‘New’ Israeli missile for IAF: How Python-5 missile gives Tejas more teeth

By The week

The DRDO announced on Wednesday that the indigenous Tejas fighter has been cleared to carry the Python-5 short-range air-to-air missile.

The Python-5 is the second air-to-air missile of Israeli origin to be integrated on the Tejas fighter. The first was the Derby medium-range air-to-air missile. Both weapons are made by the Israeli defence company Rafael. While the Derby is a radar-guided weapon thought to have a range of over 50km, the Python-5 is an infra-red guided missile that ‘homes in’ on the heat signature of a target. The Python-5 is believed to have a range of at least 20km.

“Tejas added the 5th generation Python-5 air-to-air missile in its air-to-air weapons capability on Tuesday. Trials were also aimed to validate enhanced capability of already integrated Derby beyond-visual-range AAM on Tejas,” said an official. He said the test-firing at Goa completed a series of missile trials to validate performance of the aircraft under extremely challenging scenarios.

“Derby missile achieved direct hit on a high-speed manoeuvring aerial target, and the Python missiles also achieved 100 per cent hits, thereby validating their complete capability. The trials met all their planned objectives,” the official said.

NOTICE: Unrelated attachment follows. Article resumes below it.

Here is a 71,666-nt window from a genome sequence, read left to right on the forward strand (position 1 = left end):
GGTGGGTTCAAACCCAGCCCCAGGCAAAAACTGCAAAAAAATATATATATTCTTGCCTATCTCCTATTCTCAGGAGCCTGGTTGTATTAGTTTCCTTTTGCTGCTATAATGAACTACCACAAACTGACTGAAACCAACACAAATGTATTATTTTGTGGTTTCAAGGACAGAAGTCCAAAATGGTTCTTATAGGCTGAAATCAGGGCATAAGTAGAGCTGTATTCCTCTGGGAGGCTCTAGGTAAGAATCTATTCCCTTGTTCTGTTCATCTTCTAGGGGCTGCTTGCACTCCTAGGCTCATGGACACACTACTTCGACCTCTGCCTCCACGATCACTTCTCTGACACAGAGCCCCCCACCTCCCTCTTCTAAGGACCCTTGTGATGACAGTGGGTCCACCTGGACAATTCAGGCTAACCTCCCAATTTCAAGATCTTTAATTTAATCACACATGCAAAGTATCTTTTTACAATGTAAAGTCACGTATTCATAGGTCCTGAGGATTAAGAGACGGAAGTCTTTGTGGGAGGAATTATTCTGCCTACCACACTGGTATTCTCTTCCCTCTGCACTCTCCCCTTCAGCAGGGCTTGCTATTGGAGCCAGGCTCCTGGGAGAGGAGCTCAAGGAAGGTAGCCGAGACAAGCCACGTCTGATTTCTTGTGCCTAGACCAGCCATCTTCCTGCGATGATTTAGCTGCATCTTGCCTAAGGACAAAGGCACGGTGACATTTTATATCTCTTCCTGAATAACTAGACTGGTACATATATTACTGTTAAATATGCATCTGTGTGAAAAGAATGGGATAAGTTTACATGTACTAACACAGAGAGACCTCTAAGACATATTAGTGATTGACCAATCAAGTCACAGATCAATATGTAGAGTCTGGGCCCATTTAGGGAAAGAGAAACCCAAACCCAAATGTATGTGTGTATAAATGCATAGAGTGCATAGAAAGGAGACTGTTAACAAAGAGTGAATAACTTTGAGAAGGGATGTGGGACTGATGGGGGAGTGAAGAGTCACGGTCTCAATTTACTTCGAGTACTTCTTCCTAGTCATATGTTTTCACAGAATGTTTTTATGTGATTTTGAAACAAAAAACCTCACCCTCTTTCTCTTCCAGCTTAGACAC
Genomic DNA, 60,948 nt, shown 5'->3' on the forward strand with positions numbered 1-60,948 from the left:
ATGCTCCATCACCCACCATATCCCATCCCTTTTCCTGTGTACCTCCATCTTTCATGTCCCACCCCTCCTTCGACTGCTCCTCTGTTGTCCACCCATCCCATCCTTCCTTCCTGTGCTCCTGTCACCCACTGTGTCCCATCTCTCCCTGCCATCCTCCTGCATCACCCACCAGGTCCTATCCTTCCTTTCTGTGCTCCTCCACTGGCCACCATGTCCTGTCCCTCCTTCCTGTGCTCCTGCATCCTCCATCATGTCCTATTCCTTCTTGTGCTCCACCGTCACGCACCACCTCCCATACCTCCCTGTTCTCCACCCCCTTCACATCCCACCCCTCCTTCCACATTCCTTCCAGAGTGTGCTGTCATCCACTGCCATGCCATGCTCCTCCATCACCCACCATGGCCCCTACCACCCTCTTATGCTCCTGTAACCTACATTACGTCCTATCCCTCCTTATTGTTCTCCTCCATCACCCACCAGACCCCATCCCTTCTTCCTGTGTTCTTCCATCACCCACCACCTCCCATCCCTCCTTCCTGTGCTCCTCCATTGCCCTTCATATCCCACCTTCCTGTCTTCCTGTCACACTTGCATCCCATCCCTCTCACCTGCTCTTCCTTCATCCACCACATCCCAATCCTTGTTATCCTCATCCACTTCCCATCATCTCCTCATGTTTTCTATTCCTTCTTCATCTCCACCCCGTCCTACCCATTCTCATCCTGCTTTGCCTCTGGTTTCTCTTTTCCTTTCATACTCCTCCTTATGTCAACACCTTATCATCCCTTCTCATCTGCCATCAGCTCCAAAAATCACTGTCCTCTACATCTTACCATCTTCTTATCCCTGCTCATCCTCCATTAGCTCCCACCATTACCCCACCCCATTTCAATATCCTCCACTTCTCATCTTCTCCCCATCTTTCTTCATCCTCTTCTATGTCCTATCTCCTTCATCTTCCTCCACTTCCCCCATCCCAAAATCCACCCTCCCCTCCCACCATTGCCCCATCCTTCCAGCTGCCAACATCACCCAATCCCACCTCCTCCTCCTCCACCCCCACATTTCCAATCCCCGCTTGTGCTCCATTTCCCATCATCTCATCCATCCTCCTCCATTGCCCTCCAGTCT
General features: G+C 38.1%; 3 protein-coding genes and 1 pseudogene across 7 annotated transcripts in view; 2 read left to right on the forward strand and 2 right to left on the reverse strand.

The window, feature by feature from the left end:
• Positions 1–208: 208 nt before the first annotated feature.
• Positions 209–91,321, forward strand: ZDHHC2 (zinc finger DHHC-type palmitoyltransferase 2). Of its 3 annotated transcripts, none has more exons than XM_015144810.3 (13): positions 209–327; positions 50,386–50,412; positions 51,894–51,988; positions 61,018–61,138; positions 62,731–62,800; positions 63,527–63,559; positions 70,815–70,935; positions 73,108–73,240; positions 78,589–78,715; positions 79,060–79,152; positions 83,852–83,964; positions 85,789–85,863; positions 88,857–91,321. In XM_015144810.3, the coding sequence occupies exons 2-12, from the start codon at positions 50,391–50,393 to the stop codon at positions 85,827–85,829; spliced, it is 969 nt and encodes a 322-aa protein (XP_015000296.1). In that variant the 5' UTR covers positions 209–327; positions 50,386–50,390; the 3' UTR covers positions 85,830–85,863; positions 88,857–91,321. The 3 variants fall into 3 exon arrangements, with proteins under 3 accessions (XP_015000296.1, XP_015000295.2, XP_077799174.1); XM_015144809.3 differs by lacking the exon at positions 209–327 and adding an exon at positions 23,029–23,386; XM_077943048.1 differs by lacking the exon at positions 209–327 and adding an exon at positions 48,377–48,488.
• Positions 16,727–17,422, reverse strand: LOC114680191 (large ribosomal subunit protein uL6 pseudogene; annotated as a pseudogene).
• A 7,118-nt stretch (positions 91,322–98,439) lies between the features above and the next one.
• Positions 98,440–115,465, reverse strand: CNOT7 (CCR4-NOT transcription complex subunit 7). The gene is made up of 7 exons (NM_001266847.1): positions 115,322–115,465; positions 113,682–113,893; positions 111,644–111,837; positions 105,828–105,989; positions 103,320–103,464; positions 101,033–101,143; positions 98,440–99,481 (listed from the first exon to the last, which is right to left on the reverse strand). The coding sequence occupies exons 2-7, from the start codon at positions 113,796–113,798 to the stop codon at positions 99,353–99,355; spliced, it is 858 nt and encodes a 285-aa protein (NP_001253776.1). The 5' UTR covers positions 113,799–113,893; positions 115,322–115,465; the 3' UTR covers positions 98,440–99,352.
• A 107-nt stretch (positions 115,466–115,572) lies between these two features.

Wednesday’s announcement by the DRDO is believed to be the first acknowledgement of the integration of the Python-5 missile on an Indian Air Force fighter. Talk of the Python-5 being offered to the Indian Air Force had been going for several years.

Interestingly, both the Derby and Python-5 missile already serve the Indian Air Force in a different role—as surface-launched air defence missiles on the SPYDER system.

Illustrious family of missiles

The Python-5 is the newest member of the Israeli Python family of short-range air-to-air missiles. While the number designation suggests there were five different generations of missiles bearing the name ‘Python’, in reality, there are only three: Python-3, Python-4 and Python-5.

The first two generations of Israeli short-range missiles were called ‘Shafrir’. The missiles were distinguished by advances in propulsion and sophistication of their homing seekers.

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